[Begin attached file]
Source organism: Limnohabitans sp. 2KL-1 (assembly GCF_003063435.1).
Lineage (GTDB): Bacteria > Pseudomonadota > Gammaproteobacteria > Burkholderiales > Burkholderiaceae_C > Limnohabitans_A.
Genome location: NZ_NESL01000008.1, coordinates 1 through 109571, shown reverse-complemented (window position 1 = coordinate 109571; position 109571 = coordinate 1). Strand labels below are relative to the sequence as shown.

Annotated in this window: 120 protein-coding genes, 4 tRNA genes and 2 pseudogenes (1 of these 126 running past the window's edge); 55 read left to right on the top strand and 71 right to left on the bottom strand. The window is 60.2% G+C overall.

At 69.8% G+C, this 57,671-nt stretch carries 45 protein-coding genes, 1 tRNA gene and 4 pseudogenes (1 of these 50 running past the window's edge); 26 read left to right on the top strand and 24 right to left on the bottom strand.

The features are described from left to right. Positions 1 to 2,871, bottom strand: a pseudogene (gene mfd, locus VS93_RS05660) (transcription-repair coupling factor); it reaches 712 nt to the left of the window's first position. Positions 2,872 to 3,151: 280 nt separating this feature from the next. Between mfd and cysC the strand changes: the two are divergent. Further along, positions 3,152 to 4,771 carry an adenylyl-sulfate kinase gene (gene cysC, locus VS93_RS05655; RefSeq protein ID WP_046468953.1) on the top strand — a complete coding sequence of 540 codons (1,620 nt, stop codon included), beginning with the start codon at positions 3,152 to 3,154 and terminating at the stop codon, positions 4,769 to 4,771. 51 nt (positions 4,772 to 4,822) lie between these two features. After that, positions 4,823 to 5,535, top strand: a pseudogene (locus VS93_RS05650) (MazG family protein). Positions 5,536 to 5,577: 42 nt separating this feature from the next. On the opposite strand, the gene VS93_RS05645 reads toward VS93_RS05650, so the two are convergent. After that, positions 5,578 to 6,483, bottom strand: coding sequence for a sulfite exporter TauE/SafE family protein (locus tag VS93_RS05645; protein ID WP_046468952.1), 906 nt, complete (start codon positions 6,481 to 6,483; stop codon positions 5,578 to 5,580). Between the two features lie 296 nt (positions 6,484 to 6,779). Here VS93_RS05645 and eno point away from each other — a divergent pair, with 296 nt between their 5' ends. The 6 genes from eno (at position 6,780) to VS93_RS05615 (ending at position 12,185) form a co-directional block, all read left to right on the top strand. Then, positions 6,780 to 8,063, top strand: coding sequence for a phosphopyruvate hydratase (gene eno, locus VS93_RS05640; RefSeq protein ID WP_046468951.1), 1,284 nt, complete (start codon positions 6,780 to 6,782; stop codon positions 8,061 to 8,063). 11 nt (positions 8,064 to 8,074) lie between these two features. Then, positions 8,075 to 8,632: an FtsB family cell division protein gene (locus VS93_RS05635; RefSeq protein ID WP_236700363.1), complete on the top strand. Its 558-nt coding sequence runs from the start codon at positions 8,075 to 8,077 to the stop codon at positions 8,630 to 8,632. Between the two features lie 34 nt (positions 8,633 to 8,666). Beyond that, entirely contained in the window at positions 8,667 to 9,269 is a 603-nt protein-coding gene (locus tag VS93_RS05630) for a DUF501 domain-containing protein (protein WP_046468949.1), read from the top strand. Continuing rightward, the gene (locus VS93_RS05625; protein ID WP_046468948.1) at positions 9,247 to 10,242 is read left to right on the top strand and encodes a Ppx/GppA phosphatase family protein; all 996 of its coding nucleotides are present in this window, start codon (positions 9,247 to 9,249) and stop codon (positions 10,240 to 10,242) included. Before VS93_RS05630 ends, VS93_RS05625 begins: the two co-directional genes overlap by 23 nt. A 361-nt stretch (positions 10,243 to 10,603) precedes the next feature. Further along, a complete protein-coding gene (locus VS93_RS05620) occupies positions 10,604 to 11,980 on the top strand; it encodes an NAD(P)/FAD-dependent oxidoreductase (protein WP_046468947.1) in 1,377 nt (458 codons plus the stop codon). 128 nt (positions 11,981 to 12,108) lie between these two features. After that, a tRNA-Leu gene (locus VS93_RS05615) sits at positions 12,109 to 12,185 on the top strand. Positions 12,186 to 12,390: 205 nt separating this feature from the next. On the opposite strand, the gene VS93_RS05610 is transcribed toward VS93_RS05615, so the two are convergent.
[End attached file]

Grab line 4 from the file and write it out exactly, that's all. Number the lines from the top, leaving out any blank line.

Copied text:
Annotated in this window: 120 protein-coding genes, 4 tRNA genes and 2 pseudogenes (1 of these 126 running past the window's edge); 55 read left to right on the top strand and 71 right to left on the bottom strand. The window is 60.2% G+C overall.